Monday, November 15, 2010

Once Upon a Time, I was a Weaver

In 1984, I was the only student in a graduating class of 109 that listed "4 harness weaving" in the activity portion next to her senior portrait.  I would wager I was the only student in Strafford County with that listing, possibly the state.   I went on to study studio art in college, with an emphasis on traditional craft, particularly weaving.  

To everyone's amazement, I landed a job designing and weaving narrow decorative trim right after graduation.  Heritage Trimming was located twenty-five minutes from my house, in a sweet old New England mill.  I loved that job.  I was but one girl in a long rich history of weaving girls. 

Built in the 1800's in Germany and Austria, the beautiful Jaquard Looms were eight feet tall and ten feet wide (or wider), and they were in perfect working order.  They were the ancestors of today's computer, but even I was able to make repairs to them.

Sadly, the mill burned to the ground in 1994.  No people were hurt, but all the looms perished.  I'm thankful to have been able to spend many hours with those magnificent looms (and the people too). I can't walk into an old mill today without stopping to draw in a huge whiff of that delicious oily-dusty-old-mill smell.  Heritage Trimming is woven elsewhere now, I'm guessing on newer looms, but they have saved many of the traditional motifs.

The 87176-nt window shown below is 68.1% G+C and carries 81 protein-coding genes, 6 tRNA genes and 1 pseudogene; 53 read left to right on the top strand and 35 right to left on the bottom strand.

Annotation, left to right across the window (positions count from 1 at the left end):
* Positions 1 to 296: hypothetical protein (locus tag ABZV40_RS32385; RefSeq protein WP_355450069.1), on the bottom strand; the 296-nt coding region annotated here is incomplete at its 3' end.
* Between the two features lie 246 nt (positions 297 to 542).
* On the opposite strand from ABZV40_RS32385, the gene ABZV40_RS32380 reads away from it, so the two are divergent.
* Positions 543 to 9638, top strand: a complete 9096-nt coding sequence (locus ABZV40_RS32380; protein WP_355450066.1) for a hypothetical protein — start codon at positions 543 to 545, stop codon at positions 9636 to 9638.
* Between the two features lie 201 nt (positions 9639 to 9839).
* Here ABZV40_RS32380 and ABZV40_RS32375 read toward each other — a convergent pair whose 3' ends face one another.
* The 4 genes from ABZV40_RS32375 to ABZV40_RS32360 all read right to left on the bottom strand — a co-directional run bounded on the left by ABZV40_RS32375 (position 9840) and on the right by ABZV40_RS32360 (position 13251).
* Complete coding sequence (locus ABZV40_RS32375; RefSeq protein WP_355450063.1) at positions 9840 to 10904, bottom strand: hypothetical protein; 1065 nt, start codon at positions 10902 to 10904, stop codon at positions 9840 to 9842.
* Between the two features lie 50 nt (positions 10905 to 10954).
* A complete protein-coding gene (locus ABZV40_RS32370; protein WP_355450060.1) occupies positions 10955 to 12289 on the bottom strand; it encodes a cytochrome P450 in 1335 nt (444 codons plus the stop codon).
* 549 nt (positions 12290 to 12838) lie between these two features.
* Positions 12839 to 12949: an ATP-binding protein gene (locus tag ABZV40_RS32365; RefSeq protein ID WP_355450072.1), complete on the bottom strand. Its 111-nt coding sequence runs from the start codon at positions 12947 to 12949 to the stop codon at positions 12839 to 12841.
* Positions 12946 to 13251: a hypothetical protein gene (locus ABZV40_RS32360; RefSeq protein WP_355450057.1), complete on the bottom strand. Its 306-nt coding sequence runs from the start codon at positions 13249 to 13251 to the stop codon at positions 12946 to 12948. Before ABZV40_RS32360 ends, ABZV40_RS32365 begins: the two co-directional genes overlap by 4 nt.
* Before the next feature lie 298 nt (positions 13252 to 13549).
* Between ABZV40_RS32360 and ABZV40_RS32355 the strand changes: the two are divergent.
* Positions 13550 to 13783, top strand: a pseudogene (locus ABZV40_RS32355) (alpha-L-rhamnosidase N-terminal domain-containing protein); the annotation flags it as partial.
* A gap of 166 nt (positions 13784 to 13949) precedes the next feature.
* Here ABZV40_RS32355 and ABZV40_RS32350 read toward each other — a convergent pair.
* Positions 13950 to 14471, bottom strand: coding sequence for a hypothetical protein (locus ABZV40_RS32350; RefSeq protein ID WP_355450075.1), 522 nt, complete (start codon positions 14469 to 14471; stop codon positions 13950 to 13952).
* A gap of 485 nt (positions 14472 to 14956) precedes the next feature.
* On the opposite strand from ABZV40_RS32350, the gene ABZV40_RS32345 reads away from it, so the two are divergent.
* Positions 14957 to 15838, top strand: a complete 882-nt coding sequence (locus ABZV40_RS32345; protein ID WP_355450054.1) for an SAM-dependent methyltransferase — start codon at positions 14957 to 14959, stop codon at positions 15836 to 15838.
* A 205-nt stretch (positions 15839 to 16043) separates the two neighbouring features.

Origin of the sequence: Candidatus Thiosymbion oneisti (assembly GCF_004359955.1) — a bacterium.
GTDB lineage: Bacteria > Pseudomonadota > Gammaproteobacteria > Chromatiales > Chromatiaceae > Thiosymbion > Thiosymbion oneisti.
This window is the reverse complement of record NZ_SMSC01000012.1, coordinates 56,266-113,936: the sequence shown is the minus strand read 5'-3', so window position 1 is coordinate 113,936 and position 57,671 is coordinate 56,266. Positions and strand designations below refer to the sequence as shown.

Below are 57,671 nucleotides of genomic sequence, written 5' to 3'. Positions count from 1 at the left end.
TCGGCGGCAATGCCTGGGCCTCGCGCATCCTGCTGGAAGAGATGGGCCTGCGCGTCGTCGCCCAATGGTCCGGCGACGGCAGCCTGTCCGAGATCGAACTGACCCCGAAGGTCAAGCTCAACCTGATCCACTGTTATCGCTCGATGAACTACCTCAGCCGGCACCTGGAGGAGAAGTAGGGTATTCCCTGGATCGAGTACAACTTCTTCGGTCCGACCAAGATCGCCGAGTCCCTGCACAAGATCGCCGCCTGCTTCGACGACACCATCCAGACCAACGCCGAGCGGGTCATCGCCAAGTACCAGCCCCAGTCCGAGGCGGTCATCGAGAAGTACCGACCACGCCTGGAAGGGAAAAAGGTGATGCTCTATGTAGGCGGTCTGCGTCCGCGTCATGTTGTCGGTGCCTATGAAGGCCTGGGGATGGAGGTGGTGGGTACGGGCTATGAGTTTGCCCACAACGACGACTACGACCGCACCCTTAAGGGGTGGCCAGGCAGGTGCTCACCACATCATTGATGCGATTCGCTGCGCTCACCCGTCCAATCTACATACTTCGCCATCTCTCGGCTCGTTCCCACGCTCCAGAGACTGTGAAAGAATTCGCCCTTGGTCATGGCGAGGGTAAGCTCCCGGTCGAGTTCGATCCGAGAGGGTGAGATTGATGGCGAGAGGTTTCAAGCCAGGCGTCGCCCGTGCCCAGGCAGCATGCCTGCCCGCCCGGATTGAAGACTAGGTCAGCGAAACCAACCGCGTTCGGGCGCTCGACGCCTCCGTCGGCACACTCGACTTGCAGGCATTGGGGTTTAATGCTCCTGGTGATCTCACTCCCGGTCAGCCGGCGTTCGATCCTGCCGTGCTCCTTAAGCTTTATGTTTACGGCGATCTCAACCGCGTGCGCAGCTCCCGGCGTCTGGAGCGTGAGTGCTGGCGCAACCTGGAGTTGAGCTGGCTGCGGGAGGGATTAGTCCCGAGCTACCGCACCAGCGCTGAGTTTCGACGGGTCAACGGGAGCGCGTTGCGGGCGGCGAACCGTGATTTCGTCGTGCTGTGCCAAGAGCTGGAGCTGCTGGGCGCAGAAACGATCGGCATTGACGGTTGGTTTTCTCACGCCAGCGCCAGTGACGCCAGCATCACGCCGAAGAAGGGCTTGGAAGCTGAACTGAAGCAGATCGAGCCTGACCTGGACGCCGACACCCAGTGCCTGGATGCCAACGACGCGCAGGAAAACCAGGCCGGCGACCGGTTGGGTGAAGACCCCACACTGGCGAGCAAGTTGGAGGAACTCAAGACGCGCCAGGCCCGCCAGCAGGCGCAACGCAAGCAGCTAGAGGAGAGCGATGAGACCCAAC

Today, I present my 48 inch Macomber 8 harness loom, in her prime new location, our guest room.

I'm looking forward to dressing her with some recycled silk for a stole.   In the meantime, you should come sleep with her.  She's big, but there's still room for you.


Mary said...

I think I still have some seconds from your ribbon and lace weaving days. Some are little lengths like 5 inches long and I can't part with them.

Love, Merle

mary jane said...

When you said weaving trims was one of your first jobs after college, I imagined dog collars I guess...not dainty elegant pretty. So sad the factory burned, such a loss.

Can't wait to see your 48 inch gal in the guest room, would love to visit her.

Ellen said...

Come, let's make a big mess and stay up late.

craftivore said...

What a wonderful craft to know so intimately, glad you've gone back to it. Sad about the mills in NH, even without the fire they would have moved on.

Brenda said...

I just discovered your blog through ravelry. You sound like someone I'd love to have in my neighbourhood. BTW _ I love the colours of mud season. The shades of browns and greys.